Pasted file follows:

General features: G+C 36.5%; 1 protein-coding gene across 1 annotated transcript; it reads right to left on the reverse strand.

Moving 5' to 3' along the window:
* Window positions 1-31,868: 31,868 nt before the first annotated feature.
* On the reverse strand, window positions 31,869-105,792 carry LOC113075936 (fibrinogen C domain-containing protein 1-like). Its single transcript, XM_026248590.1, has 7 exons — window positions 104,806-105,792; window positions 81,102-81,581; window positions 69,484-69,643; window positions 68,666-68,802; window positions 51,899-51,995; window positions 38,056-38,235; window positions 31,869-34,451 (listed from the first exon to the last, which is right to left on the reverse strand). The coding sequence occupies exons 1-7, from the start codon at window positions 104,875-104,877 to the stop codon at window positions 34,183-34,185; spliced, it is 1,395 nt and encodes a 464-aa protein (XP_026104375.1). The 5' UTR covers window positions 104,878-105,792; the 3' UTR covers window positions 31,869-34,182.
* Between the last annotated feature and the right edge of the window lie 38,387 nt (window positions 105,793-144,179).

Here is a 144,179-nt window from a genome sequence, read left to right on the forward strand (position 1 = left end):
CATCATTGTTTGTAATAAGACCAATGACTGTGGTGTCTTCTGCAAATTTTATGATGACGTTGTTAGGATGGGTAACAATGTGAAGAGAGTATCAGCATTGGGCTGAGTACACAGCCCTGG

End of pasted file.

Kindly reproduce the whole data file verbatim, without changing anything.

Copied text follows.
General features: G+C 36.5%; 1 protein-coding gene across 1 annotated transcript; it reads right to left on the reverse strand.

Moving 5' to 3' along the window:
* Window positions 1-31,868: 31,868 nt before the first annotated feature.
* On the reverse strand, window positions 31,869-105,792 carry LOC113075936 (fibrinogen C domain-containing protein 1-like). Its single transcript, XM_026248590.1, has 7 exons — window positions 104,806-105,792; window positions 81,102-81,581; window positions 69,484-69,643; window positions 68,666-68,802; window positions 51,899-51,995; window positions 38,056-38,235; window positions 31,869-34,451 (listed from the first exon to the last, which is right to left on the reverse strand). The coding sequence occupies exons 1-7, from the start codon at window positions 104,875-104,877 to the stop codon at window positions 34,183-34,185; spliced, it is 1,395 nt and encodes a 464-aa protein (XP_026104375.1). The 5' UTR covers window positions 104,878-105,792; the 3' UTR covers window positions 31,869-34,182.
* Between the last annotated feature and the right edge of the window lie 38,387 nt (window positions 105,793-144,179).

Here is a 144,179-nt window from a genome sequence, read left to right on the forward strand (position 1 = left end):
CATCATTGTTTGTAATAAGACCAATGACTGTGGTGTCTTCTGCAAATTTTATGATGACGTTGTTAGGATGGGTAACAATGTGAAGAGAGTATCAGCATTGGGCTGAGTACACAGCCCTGG